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The Cuban Exodus
Senator Bernie Sanders was under fire in the 2020 election season when he made comments regarding Cuba’s social programs. “When Fidel Castro came into office, you know what he did? He had a massive literacy program. Is that a bad thing? Even though Fidel Castro did it?” While Senator Sanders did say that some social policies had a positive effect on society, he clarified that he wasn’t a fan of the regime or Castro themselves. In an interview in the 1980s, then Mayor of Burlington Sanders stated “You know, not to say that Fidel Castro or Cuba are perfect, they are certainly not. But just because Ronald Reagan dislikes these people does not mean to say that the people in their own nations feel the same way.” This brings us to the basis of today’s topic: the reason for migration.
In contradiction to then-Mayor Sanders, the Mariel Boatlift of 1980 saw around 125,000 Cubans migrate to the United States. Thousands of more Cubans left the nation in the 1990s as well, but a recent influx of Cubans has overshadowed past figures. In this past fiscal year, 220,000 Cubans were caught at the U.S-Mexico border, the vast majority of whom were released into the United States to hear immigration cases. Most Cubans are fleeing for the lack of food, medicine, and power in their home country. Social policies sought out by leftist governments like Cuba or Venezuela, tend to strain the system over time and provide inequality, even if it is promised in law. For example, the quality of Cuban healthcare was a notable point in Michael Moore’s “Sicko”, so it’s interesting to see that the very system he praised is now a driving reason why people are fleeing the country. So much for great social policy. This past fiscal year saw a record 2.76 million migrants crossing the border. Doing the math, that means around 8% (~220,800) of the migrants were Cuban, the largest ever recorded in a single year. With Cuba’s population of 11.32 million, that means that roughly 2% of Cuba’s population emigrated to the United States in this past year alone. Clearly, there is an issue, and it’s not with the U.S.
There was that time when some on the left, like four U.S Congressmen and Congresswomen, praised Fidel Castro’s regime and his efforts. U.S Rep. Barbara Lee once said on Castro’s passing, “He led a revolution that led social improvements for his people.” He also massacred political dissidents and committed human rights violations galore, but let’s disregard that fact for now as Rep. Lee has done. It is obvious that people leave their countries due to economic, social, and political reasons - something that is often ignored by mainstream media. As mentioned earlier, Michael Moore’s “Sicko” showed him riding a boat and several Americans to the island to receive healthcare. Moore is even quoted as saying that "If there's one thing they do right in Cuba, it's health care.” Turns out, several doctors who have defected say that it’s the exact opposite.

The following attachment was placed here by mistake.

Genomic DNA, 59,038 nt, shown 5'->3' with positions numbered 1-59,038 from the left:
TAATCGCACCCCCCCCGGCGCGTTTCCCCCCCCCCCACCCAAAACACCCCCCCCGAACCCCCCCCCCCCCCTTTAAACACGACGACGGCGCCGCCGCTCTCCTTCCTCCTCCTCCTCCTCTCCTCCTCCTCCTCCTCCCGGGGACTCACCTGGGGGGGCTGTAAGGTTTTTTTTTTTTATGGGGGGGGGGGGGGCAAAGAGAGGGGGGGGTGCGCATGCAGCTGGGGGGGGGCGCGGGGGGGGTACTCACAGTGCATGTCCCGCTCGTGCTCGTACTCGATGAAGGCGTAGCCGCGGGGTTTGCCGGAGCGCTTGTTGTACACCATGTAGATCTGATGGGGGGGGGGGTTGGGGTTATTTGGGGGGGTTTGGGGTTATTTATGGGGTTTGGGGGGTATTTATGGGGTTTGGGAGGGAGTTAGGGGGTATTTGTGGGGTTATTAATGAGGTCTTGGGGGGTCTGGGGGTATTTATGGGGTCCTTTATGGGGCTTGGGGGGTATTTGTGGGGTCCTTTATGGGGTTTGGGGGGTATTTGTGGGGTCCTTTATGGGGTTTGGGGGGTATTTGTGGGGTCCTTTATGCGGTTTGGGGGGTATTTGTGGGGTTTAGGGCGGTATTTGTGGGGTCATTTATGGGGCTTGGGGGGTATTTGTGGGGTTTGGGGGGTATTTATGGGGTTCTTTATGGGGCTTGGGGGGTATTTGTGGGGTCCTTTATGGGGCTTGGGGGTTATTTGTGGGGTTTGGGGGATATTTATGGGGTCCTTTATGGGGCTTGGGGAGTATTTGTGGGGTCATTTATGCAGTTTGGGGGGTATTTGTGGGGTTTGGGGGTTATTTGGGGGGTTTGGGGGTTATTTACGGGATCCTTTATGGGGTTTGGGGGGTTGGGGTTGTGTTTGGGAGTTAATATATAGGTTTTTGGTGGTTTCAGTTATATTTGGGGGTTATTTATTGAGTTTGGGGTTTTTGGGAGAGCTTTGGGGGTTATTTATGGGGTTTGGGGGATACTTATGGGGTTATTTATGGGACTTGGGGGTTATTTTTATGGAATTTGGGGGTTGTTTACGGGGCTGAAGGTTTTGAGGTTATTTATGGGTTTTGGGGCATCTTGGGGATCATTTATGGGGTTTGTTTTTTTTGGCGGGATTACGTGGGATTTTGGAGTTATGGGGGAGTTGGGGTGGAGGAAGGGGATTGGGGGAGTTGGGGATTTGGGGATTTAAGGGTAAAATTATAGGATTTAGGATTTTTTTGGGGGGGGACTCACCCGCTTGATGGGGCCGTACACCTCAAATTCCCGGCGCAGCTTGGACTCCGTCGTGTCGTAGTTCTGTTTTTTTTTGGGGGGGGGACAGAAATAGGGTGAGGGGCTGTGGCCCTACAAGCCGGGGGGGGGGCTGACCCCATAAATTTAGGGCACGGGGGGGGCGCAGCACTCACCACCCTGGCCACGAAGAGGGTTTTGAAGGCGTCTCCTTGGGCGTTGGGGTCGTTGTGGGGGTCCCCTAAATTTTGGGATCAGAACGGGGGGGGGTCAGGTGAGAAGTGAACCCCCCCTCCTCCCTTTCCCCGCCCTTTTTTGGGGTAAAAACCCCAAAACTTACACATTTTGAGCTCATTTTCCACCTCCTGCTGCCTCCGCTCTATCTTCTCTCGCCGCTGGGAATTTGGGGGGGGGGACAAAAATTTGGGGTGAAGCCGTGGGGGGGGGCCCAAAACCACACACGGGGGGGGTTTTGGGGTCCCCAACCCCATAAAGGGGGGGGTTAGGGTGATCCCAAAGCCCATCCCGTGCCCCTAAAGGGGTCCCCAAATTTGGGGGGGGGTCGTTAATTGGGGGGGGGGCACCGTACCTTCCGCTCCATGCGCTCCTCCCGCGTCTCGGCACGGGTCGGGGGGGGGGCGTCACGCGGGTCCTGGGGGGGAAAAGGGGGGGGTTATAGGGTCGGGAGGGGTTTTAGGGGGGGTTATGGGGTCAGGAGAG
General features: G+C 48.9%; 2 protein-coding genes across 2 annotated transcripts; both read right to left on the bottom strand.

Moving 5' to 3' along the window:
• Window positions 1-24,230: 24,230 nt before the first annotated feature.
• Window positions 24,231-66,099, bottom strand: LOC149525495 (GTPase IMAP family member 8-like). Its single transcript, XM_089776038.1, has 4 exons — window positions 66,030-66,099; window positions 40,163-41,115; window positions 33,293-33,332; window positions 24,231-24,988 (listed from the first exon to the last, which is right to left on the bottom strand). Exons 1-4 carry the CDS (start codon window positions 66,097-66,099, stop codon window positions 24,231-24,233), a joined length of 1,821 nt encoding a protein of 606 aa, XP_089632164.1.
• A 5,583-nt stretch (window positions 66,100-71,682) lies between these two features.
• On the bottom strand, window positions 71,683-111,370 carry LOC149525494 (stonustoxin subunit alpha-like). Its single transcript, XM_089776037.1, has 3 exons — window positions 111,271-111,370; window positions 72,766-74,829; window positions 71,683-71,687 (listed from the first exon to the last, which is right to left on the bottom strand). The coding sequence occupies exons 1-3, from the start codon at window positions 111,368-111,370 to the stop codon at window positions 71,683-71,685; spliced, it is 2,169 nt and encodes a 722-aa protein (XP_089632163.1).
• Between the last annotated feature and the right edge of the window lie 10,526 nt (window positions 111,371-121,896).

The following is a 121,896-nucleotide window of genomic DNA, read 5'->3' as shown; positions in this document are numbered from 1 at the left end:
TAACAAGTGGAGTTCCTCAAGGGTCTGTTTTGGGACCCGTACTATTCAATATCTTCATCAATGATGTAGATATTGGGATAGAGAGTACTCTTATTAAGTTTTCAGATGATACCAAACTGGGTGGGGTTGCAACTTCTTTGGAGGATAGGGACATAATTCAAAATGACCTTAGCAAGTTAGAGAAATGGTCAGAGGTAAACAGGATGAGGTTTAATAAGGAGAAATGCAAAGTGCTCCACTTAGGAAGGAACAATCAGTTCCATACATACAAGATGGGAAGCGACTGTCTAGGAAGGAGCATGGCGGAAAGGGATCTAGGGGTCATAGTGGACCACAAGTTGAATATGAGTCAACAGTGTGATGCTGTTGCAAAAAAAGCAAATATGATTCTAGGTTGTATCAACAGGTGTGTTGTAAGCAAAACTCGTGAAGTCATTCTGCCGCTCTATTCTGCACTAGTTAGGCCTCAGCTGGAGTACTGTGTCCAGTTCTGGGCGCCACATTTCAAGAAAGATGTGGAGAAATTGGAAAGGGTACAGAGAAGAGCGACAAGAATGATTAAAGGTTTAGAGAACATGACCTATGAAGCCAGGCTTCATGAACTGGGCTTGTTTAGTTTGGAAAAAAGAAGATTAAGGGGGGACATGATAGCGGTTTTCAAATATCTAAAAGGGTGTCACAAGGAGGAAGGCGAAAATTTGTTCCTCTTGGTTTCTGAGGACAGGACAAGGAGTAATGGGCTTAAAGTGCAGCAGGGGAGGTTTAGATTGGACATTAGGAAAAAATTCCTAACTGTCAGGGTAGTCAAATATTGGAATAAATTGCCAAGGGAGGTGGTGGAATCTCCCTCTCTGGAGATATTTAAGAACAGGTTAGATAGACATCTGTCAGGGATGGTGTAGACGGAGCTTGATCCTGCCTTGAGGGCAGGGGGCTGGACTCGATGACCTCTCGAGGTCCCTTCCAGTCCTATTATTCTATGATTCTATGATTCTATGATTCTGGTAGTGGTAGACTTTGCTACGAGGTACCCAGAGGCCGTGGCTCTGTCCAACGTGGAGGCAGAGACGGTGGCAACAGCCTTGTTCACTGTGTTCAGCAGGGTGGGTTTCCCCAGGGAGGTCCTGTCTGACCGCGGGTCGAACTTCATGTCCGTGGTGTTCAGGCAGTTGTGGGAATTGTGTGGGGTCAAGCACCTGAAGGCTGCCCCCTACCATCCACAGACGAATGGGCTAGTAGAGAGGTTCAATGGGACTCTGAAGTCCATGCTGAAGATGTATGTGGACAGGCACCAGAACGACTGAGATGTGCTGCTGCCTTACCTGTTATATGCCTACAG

With the advent of social media, people around the world are now able to see how others live in different countries and familiarize themselves with different cultures, and different societies. Social media arguably helped spark the Arab Spring of 2011, and the Cuban protests of 2021 are no different. Angry at the lack of rights, food, and medicine, and the government's response in handling COVID-19, thousands of protestors took to the stress in anti-government protests, the largest since Cuba’s 1994 protests. In late 2018 and early 2019, Cuba introduced 3G services and social media applications, and grievances have been aired ever since. It is evident that Moore, Lee, Sanders, and others who have praised Cuba have most likely seen a narrow, manufactured version of life on the island. Cuba is not a model country people should be emulating, especially when it comes to social mobility and freedom.
Instead of focusing on the statements made by some political pundit, legacy media should focus more on the reasons why people are emigrating from their countries and immigrating here in the first place: because the United States provides more opportunity, freedom, and resources to them than their country did - in this case, Cuba. When your government uses words like “regulated” against you, it doesn’t provide you with a warm feeling for them, but rather a contempt. Cuba’s economy shrank 11% in 2020 due to the COVID-19 pandemic. While arguments can be made about the pros and cons of said immigration, those arguments are complex and take more time than we have here. The point of this is to provide an example that shows left-leaning governments can deny their citizens basic rights and amenities… Whatever your gripes are with the United States, there is more opportunity here than in many other places.